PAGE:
Middlesex County’s Improvement Program: A Systematic Approach To Maintaining Critical Infrastructure

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Ronald Rios

Ronald Rios

By Middlesex County Freeholder Director Ronald G. Rios

Middlesex County has an outstanding reputation for being both fiscally responsible and responsive to the needs of our residents. One critical area for both the County and our residents is the safety and effectiveness of our roads, bridges, buildings and technological systems. In other words, the County takes great care in maintaining and upgrading our infrastructure.

To achieve this goal, we continuously update our Capital Improvement Program, an ongoing list of projects that help us ensure that everything in the County is kept safe and up-to-date. As part of this plan, each year we assess the state of our roads, bridges, sports fields, buildings and parks. We also study our emergency communications and other technical systems for reliability and effectiveness. We do this to ensure the safety of our residents throughout the county, whether they are using our roads, enjoying our parks or needing to access important information in the case of an emergency.

This constant monitoring and planning is conducted through our Department of Infrastructure Management. It has enabled us over the years to remain in the top five counties statewide for safe bridges and roads.

We currently have a number of projects under construction. The largest of these projects is the reconstruction of one of the County’s busiest intersections, that of Ernston Road and Bordentown Avenue in Sayreville. This project, to be completed later this year, will be a welcome improvement for the area and for the 10,000 commuters who pass through it on a daily basis.

This summer we are also working to modernize Merrill Park in Woodbridge. Merrill Park is one of the County’s oldest and most heavily used parks. Through this project, it will be redesigned to separate vehicular and pedestrian traffic, enhancing the park’s beauty and safety.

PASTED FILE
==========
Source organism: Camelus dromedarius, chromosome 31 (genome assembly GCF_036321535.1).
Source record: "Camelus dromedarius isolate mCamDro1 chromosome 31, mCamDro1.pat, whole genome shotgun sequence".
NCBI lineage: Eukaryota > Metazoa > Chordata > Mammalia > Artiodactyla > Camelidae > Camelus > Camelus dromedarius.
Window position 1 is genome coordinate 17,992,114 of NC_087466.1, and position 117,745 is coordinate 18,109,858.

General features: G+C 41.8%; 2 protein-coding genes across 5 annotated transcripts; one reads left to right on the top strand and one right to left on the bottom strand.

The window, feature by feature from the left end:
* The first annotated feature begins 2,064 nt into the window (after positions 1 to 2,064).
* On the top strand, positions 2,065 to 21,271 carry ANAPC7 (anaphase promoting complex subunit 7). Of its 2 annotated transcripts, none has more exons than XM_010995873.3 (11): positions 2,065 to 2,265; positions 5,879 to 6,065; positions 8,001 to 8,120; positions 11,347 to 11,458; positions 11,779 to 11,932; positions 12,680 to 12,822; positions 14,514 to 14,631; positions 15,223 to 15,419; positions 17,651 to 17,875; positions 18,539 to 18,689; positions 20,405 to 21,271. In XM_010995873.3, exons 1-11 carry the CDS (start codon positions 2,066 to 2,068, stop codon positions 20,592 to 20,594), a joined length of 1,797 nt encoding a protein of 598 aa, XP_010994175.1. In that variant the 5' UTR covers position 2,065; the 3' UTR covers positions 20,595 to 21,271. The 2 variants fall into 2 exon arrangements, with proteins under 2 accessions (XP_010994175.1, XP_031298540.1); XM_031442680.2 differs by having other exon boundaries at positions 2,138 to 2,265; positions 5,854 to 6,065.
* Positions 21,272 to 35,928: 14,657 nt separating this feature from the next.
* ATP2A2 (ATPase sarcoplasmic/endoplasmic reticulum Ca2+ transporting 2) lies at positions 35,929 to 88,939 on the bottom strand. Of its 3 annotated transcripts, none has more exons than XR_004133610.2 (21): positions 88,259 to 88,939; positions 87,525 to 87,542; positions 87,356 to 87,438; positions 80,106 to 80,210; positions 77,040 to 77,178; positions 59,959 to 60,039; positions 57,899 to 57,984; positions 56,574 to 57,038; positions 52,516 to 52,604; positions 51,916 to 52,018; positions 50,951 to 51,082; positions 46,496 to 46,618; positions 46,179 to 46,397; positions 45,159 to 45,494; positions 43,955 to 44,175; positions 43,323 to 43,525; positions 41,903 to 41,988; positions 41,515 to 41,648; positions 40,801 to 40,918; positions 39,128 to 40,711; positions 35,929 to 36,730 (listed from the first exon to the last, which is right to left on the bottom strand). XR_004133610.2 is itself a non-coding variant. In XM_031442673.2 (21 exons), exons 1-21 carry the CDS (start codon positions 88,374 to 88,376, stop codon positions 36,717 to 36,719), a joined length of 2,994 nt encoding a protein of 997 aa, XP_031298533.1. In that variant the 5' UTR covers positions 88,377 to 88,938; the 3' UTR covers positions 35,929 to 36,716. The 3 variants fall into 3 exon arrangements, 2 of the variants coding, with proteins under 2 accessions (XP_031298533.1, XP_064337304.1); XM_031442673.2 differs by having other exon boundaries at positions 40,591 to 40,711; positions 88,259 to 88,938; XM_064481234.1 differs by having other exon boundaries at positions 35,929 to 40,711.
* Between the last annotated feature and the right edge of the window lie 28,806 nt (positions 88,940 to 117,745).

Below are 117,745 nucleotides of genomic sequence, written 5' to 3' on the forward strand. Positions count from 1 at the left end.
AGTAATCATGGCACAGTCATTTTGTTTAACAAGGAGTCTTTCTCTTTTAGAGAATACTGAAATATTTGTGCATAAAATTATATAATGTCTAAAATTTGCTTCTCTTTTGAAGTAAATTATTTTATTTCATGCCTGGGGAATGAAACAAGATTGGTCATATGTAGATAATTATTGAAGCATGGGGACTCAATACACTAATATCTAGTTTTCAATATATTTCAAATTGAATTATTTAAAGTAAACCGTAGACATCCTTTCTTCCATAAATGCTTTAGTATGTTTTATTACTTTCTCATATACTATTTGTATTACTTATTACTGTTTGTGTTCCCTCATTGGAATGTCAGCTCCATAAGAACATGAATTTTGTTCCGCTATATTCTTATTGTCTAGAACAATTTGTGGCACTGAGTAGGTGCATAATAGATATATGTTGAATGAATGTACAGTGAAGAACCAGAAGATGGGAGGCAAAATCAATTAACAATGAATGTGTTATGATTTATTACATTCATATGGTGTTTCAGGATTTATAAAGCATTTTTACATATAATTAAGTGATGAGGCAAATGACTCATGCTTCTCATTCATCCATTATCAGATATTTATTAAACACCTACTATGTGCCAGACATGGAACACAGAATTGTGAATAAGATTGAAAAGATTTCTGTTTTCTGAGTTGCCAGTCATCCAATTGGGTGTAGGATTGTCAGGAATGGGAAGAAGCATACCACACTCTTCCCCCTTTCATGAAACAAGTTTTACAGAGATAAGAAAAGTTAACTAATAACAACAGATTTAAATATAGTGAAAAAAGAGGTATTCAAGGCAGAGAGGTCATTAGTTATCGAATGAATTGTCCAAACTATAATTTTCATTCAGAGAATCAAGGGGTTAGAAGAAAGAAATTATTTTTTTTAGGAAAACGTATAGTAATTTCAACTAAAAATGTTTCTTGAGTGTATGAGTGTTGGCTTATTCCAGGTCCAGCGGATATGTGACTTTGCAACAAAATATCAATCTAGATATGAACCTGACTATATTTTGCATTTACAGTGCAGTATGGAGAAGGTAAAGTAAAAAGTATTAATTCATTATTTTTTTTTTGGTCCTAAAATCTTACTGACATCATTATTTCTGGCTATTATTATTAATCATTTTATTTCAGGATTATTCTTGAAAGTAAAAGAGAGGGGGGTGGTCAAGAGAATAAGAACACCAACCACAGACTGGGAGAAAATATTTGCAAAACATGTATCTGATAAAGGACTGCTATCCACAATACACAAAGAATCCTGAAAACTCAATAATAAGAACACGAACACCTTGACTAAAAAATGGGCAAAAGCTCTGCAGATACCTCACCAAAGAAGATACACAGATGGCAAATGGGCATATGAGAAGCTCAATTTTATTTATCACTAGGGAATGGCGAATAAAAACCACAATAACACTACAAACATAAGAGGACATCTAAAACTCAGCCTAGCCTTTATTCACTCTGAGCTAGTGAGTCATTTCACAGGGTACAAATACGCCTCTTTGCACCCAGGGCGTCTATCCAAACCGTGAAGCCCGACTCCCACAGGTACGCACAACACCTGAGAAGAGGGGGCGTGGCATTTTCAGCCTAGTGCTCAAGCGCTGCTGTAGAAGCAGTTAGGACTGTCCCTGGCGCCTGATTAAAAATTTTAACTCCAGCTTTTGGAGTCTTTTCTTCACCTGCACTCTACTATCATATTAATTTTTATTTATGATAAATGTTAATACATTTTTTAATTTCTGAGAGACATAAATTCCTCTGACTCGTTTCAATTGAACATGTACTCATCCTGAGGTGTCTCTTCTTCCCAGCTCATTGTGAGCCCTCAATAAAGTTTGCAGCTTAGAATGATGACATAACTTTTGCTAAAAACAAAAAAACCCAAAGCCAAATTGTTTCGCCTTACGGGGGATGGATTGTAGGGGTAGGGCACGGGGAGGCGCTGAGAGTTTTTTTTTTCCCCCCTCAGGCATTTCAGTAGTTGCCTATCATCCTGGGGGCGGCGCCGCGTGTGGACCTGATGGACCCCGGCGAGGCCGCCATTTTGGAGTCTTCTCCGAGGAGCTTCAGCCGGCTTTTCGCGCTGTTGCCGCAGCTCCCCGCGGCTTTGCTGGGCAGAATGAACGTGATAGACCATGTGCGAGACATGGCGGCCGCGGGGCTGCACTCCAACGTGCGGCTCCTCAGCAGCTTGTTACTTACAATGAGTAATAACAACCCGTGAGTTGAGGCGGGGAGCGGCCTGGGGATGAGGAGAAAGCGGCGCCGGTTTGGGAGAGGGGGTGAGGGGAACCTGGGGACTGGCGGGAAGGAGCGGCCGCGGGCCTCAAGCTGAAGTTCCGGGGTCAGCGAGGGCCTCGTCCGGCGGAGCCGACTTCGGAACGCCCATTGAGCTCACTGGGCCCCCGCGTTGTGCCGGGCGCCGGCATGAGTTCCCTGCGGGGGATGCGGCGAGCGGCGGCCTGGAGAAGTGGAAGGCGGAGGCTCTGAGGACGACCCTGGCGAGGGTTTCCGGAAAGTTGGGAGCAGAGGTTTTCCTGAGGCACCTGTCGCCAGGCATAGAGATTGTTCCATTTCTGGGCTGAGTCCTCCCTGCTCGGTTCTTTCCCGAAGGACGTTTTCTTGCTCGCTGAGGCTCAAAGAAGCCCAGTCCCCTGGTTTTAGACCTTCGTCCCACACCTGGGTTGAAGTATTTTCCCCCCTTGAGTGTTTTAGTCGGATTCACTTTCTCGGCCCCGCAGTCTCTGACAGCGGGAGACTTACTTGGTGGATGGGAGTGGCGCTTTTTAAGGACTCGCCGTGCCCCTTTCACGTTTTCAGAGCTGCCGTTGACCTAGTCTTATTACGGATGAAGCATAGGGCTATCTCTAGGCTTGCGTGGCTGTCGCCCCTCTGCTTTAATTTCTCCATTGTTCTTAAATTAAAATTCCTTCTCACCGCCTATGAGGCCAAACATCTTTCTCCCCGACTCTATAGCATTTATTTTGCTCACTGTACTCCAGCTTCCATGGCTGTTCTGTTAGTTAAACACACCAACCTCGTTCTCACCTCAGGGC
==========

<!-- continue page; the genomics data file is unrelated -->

Additional projects underway include: replacement of a bridge in Monroe Township, a bridge in Cranbury, improvements to Woodbridge Avenue in Woodbridge, paving projects on Plainfield Avenue in Edison and New Brunswick Avenue in Perth Amboy and various traffic signals in East Brunswick and Monroe.

This year, we plan to begin two projects to improve River Road in Piscataway, from Route 287 all the way through the Rutgers football stadium.

In all, there are 82 projects in active design that the County hopes to begin over the next three to five years. These projects range from bridges and roads to even more work within our County Parks.

The Board of Chosen Freeholders is dedicated to making Middlesex County a place that is safe and offers the very best in recreational and education opportunities. We will continue to ensure that Middlesex County remains the “Greatest County in the Land!


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